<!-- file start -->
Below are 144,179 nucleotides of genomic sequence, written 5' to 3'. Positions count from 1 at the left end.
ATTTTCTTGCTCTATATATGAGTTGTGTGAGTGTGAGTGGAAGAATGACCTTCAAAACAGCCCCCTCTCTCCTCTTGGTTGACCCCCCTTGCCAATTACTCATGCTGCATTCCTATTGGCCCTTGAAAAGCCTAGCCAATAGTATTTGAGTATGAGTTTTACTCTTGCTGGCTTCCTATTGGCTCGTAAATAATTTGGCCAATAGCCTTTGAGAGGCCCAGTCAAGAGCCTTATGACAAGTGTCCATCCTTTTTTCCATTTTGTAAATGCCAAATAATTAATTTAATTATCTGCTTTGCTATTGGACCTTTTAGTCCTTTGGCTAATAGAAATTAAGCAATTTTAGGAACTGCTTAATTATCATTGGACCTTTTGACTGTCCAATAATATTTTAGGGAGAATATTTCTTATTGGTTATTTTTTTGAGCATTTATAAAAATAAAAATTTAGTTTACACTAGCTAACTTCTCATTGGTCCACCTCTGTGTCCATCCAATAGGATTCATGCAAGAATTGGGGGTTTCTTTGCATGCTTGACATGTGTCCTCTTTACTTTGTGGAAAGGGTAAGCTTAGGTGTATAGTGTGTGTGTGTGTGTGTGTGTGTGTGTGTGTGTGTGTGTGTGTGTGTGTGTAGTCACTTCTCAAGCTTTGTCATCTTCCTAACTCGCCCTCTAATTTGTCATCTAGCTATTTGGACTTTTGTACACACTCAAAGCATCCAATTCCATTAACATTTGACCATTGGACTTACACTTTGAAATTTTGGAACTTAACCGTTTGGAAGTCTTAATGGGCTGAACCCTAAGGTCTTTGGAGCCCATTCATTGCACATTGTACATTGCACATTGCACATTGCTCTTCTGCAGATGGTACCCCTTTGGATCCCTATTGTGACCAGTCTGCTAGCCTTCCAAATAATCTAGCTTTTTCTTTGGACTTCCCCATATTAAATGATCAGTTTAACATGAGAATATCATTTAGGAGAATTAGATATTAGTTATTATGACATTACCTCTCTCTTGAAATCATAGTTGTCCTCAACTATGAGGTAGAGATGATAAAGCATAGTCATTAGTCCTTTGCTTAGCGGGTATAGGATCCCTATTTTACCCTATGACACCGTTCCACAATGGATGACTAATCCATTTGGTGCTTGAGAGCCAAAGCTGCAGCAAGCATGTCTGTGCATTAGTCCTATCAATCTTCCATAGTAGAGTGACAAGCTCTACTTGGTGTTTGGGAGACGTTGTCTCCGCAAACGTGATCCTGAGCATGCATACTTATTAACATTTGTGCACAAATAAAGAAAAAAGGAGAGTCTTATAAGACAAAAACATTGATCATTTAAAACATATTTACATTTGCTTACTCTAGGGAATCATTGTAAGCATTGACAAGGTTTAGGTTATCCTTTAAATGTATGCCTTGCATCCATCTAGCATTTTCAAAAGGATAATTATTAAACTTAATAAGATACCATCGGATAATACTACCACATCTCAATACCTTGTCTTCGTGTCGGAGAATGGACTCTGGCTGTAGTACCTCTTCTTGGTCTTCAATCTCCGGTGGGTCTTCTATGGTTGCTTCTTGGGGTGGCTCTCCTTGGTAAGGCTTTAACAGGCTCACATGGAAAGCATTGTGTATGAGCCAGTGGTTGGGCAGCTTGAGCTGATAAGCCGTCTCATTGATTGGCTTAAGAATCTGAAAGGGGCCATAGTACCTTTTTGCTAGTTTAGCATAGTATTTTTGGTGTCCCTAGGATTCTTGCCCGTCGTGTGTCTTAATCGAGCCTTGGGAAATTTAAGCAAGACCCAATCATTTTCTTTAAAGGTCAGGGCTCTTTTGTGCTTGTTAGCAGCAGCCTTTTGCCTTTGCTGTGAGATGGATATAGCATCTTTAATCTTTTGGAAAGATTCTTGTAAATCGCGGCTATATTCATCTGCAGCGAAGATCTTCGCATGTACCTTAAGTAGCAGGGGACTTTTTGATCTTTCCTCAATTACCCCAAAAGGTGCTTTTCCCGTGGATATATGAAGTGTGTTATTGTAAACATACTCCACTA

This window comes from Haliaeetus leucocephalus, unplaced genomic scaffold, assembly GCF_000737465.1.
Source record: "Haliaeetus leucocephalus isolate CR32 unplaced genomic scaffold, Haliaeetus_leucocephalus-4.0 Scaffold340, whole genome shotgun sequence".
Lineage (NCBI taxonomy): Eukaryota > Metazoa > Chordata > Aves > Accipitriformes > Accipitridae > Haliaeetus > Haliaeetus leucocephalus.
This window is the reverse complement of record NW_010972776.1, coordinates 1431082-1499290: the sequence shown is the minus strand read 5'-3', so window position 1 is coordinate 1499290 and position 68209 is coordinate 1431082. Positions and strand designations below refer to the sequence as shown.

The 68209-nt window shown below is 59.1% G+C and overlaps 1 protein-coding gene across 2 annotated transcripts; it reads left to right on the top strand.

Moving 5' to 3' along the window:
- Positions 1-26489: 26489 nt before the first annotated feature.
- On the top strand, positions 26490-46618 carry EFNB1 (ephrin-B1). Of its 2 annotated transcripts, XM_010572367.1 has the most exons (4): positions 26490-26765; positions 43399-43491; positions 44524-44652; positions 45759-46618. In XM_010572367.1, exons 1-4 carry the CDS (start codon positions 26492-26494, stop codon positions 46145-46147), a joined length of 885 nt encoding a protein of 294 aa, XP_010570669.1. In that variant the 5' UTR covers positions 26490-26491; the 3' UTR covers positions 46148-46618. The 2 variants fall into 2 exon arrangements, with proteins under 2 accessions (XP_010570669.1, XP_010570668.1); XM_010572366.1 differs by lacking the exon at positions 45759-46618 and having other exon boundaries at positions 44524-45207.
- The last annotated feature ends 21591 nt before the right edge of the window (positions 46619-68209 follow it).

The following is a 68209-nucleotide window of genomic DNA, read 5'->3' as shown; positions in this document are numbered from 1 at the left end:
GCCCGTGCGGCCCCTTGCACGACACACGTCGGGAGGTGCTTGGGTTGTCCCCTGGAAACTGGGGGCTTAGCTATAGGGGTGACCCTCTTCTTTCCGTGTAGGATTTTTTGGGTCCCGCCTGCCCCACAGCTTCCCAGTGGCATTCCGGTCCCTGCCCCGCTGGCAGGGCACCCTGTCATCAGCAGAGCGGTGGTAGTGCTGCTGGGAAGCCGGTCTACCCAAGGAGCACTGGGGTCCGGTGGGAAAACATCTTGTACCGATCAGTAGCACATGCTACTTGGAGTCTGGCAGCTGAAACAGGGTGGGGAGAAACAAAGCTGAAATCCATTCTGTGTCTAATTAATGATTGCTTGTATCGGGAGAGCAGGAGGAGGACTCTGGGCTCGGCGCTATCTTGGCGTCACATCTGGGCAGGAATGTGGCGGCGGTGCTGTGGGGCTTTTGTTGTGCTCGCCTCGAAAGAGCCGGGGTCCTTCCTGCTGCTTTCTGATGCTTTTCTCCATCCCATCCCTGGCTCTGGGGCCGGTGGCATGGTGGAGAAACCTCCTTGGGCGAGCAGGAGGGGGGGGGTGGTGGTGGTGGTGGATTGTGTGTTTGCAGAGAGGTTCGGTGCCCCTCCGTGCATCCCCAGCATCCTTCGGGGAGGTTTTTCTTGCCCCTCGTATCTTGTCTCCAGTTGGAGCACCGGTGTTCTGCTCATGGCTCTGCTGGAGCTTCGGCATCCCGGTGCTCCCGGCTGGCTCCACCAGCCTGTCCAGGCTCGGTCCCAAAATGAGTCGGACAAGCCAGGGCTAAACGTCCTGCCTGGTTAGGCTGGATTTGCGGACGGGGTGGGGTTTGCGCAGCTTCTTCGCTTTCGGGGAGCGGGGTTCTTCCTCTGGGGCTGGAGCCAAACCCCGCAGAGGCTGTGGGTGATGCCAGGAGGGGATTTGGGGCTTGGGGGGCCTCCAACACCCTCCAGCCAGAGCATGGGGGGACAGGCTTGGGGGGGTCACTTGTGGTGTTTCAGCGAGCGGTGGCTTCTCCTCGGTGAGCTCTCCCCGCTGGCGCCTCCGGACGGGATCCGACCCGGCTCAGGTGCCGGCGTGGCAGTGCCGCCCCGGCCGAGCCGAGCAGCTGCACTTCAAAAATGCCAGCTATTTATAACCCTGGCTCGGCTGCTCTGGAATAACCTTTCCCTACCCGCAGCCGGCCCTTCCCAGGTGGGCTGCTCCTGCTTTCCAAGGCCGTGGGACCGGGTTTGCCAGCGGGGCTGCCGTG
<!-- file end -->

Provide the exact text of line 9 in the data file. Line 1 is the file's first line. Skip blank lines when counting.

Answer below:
- Positions 1-26489: 26489 nt before the first annotated feature.